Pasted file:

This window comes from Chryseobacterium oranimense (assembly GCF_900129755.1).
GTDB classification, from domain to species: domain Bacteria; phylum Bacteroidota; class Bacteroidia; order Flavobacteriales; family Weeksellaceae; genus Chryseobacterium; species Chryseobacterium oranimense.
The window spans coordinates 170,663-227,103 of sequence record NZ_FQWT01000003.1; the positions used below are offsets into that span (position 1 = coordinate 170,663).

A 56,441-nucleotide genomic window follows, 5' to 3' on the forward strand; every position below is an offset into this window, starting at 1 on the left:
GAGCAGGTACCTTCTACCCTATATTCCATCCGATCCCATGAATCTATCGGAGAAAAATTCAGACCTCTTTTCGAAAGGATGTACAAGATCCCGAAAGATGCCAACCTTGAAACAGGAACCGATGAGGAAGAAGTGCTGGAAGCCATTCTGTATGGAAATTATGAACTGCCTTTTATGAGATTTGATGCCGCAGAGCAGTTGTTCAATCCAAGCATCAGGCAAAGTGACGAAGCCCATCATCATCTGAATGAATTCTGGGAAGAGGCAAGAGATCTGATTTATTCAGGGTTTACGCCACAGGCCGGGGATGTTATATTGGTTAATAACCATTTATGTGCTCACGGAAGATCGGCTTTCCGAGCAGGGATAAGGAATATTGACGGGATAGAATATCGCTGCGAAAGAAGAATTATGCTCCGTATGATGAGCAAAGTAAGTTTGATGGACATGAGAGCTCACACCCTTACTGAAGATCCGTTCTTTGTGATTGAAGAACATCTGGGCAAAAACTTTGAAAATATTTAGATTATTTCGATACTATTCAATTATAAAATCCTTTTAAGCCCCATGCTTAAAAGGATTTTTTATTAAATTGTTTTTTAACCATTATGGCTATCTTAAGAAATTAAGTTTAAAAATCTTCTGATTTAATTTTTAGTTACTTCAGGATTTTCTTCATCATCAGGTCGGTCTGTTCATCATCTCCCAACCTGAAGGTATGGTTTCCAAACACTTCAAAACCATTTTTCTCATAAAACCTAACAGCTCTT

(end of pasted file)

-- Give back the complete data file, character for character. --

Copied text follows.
This window comes from Chryseobacterium oranimense (assembly GCF_900129755.1).
GTDB classification, from domain to species: domain Bacteria; phylum Bacteroidota; class Bacteroidia; order Flavobacteriales; family Weeksellaceae; genus Chryseobacterium; species Chryseobacterium oranimense.
The window spans coordinates 170,663-227,103 of sequence record NZ_FQWT01000003.1; the positions used below are offsets into that span (position 1 = coordinate 170,663).

A 56,441-nucleotide genomic window follows, 5' to 3' on the forward strand; every position below is an offset into this window, starting at 1 on the left:
GAGCAGGTACCTTCTACCCTATATTCCATCCGATCCCATGAATCTATCGGAGAAAAATTCAGACCTCTTTTCGAAAGGATGTACAAGATCCCGAAAGATGCCAACCTTGAAACAGGAACCGATGAGGAAGAAGTGCTGGAAGCCATTCTGTATGGAAATTATGAACTGCCTTTTATGAGATTTGATGCCGCAGAGCAGTTGTTCAATCCAAGCATCAGGCAAAGTGACGAAGCCCATCATCATCTGAATGAATTCTGGGAAGAGGCAAGAGATCTGATTTATTCAGGGTTTACGCCACAGGCCGGGGATGTTATATTGGTTAATAACCATTTATGTGCTCACGGAAGATCGGCTTTCCGAGCAGGGATAAGGAATATTGACGGGATAGAATATCGCTGCGAAAGAAGAATTATGCTCCGTATGATGAGCAAAGTAAGTTTGATGGACATGAGAGCTCACACCCTTACTGAAGATCCGTTCTTTGTGATTGAAGAACATCTGGGCAAAAACTTTGAAAATATTTAGATTATTTCGATACTATTCAATTATAAAATCCTTTTAAGCCCCATGCTTAAAAGGATTTTTTATTAAATTGTTTTTTAACCATTATGGCTATCTTAAGAAATTAAGTTTAAAAATCTTCTGATTTAATTTTTAGTTACTTCAGGATTTTCTTCATCATCAGGTCGGTCTGTTCATCATCTCCCAACCTGAAGGTATGGTTTCCAAACACTTCAAAACCATTTTTCTCATAAAACCTAACAGCTCTT